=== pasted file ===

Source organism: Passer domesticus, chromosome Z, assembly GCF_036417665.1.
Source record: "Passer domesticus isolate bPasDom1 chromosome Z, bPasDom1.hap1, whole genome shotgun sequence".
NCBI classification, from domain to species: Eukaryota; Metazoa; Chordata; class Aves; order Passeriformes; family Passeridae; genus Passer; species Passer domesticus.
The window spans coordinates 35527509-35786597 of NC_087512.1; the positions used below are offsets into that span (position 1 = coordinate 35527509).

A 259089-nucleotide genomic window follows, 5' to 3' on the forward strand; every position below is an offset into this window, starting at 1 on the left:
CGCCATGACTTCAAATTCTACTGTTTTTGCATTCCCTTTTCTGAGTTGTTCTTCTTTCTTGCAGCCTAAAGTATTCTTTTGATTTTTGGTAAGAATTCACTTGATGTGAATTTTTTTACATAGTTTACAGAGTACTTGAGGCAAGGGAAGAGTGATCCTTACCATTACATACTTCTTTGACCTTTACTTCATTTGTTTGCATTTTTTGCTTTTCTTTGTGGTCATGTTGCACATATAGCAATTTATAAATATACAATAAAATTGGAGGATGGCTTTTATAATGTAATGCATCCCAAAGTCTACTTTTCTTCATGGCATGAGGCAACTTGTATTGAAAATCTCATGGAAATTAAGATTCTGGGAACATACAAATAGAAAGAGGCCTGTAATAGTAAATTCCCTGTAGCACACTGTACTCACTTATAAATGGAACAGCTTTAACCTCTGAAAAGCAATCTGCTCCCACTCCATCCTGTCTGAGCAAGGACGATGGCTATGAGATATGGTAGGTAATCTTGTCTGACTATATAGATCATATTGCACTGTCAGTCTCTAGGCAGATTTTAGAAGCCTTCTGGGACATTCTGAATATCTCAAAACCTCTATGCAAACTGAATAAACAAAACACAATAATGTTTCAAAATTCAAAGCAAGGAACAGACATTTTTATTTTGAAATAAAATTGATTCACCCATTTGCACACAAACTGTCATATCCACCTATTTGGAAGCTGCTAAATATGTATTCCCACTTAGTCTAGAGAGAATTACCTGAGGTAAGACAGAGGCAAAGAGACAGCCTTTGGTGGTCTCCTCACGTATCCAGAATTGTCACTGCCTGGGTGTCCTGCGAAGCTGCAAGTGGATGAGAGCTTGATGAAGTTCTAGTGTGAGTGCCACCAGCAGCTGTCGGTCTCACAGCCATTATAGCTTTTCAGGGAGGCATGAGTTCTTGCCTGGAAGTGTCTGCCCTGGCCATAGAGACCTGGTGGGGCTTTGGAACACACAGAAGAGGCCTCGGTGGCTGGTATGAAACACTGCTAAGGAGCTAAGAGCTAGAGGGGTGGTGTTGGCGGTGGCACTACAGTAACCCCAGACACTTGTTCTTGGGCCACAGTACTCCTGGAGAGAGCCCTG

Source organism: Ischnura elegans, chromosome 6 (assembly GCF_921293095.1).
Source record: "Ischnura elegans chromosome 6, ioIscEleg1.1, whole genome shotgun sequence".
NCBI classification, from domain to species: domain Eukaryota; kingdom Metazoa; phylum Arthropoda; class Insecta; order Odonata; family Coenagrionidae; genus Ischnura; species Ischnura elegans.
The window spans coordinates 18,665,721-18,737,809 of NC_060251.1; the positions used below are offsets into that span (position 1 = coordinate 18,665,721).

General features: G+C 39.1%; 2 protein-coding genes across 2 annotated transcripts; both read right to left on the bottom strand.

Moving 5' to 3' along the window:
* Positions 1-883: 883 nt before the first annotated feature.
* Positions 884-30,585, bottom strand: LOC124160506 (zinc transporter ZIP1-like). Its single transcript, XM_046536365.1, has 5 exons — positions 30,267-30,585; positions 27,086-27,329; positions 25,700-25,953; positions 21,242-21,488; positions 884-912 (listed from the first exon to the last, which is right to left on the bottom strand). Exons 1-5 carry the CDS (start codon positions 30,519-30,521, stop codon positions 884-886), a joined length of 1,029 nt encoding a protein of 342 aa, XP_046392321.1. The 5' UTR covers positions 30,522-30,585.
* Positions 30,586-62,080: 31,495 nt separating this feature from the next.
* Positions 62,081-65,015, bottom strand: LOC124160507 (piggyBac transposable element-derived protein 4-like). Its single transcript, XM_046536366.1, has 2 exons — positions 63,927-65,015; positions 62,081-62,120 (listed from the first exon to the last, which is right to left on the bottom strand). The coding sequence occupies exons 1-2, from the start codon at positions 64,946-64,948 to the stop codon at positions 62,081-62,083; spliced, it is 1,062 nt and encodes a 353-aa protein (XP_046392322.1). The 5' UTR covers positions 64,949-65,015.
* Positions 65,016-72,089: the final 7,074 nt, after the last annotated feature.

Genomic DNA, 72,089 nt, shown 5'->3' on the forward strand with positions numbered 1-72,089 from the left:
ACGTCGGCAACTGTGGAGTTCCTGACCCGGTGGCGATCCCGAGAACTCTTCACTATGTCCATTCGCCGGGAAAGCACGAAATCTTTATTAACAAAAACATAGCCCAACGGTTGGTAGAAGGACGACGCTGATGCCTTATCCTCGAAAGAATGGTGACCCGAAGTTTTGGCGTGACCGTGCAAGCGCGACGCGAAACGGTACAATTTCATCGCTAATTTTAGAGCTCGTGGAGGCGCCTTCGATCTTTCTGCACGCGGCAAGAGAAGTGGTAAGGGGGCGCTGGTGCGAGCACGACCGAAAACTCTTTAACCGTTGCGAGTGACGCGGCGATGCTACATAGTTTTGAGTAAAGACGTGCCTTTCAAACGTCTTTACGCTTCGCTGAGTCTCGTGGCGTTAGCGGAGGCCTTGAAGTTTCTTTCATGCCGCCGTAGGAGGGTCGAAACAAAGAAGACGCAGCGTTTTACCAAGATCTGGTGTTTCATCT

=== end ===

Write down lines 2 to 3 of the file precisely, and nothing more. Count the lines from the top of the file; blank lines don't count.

Source record: "Passer domesticus isolate bPasDom1 chromosome Z, bPasDom1.hap1, whole genome shotgun sequence".
NCBI classification, from domain to species: Eukaryota; Metazoa; Chordata; class Aves; order Passeriformes; family Passeridae; genus Passer; species Passer domesticus.